Protein is incredibly important for our health, and it encourages lean muscle mass, the growth and repair of cells, and higher levels of satiety (14, 15, 16).

Key Point: Lamb contains a significant amount of high-quality protein.

3. Lamb Is Incredibly Nutrient Dense

While some people like to judge food based on how many calories it contains, the caloric load says little about the food’s relative health merits.

The best measurement of the health properties of a particular food is nutrient density.

Lamb passes the nutrient-density test with flying colors, and here is a quick summary of why;

  • Lamb contains large amounts of healthy fat, including more omega-3 than most land animals and high levels of oleic acid.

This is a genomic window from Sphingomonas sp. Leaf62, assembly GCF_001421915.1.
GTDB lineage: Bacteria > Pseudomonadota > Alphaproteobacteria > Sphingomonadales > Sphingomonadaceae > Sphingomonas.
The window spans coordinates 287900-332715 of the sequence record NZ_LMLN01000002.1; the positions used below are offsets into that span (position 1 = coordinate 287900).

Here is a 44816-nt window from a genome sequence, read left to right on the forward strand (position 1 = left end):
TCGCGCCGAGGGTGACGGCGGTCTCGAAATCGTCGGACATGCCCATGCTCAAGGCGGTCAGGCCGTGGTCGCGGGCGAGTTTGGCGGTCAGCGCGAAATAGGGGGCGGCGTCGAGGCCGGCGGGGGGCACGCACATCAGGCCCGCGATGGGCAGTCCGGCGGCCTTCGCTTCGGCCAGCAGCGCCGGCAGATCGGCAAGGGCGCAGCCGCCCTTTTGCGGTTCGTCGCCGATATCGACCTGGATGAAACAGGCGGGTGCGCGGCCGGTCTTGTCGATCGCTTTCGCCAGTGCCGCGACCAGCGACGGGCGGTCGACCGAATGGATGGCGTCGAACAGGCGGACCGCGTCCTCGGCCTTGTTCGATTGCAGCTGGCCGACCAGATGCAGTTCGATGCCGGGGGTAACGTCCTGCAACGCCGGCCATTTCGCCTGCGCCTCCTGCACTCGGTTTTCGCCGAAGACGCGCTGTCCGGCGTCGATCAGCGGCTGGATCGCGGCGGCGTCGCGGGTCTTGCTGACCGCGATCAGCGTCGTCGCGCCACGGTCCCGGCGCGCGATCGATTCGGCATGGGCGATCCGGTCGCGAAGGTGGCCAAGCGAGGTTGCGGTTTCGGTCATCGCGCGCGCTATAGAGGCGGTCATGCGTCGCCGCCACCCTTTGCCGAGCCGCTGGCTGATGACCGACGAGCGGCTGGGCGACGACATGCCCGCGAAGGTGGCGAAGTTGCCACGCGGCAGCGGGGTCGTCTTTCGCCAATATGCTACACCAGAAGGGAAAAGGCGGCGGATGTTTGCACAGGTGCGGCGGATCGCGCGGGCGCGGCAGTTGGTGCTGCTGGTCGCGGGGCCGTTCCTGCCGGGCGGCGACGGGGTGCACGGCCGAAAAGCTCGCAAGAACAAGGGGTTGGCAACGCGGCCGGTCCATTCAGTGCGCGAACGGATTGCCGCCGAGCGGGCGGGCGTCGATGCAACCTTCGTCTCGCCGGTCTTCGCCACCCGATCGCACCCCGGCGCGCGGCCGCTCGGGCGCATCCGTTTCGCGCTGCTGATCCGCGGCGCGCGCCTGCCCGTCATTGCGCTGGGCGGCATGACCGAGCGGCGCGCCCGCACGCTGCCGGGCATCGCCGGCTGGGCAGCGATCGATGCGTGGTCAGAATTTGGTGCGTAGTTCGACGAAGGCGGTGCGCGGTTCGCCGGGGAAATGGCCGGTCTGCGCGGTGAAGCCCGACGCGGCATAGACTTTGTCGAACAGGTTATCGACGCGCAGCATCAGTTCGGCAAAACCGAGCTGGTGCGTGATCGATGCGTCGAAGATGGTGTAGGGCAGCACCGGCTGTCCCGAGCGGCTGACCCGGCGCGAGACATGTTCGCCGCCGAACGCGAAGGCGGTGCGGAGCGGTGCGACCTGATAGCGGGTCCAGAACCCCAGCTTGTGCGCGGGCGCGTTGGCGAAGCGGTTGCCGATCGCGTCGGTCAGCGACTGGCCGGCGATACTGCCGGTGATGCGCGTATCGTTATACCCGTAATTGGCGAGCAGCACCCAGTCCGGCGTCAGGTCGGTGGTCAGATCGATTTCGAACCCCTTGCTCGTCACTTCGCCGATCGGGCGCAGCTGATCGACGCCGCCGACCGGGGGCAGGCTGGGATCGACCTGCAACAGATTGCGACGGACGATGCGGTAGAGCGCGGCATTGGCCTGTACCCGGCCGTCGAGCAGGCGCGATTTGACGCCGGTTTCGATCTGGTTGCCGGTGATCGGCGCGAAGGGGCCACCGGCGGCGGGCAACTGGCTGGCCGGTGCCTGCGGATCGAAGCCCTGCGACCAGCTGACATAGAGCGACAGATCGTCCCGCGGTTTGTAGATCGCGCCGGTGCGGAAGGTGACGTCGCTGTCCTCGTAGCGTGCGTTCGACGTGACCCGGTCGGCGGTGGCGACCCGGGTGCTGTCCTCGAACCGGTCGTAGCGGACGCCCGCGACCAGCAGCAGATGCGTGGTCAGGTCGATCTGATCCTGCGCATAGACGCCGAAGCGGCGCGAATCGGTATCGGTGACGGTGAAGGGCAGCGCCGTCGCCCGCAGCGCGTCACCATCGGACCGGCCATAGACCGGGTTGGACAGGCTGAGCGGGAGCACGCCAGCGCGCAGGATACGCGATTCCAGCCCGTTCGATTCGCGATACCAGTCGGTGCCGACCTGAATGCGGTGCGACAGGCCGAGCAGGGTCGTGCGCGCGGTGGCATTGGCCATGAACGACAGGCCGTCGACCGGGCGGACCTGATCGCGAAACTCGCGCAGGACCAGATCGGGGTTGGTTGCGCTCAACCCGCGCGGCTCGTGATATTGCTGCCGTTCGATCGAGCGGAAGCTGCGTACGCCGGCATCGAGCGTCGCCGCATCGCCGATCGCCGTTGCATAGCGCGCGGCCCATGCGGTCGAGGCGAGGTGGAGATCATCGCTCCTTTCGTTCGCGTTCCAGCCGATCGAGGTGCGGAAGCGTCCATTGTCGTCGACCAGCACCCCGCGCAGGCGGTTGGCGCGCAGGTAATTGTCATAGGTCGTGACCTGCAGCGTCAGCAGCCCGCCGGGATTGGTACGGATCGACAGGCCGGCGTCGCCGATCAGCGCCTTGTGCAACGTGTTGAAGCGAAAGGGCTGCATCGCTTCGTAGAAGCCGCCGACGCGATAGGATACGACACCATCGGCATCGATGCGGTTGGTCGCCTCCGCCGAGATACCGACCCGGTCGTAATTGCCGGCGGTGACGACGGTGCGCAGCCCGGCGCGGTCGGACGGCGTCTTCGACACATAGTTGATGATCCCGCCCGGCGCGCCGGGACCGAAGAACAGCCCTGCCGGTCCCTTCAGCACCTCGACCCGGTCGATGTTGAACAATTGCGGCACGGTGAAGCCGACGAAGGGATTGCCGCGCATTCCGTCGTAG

• High concentrations of bio-available, highly digestible protein.
  • A substantial amount of vitamins and minerals; particularly B vitamins and zinc.
  • A range of beneficial compounds including creatine, glutathione, conjugated linoleic acid, carnosine and taurine.
Key Point: Lamb contains a large range of beneficial compounds, and as a total package it offers a lot.

4. A Surprising Source of Omega-3 Fatty Acids

In the modern world, most people are consuming too much omega-6 and not enough omega-3. This issue is important because omega-3 fatty acids have an anti-inflammatory effect, while omega-6 is pro-inflammatory.

Providing these two essential fatty acids are relatively balanced, they are both useful and beneficial. However, some people are now eating a diet that is approaching 20:1 in favor of omega-6 to omega-3 (17).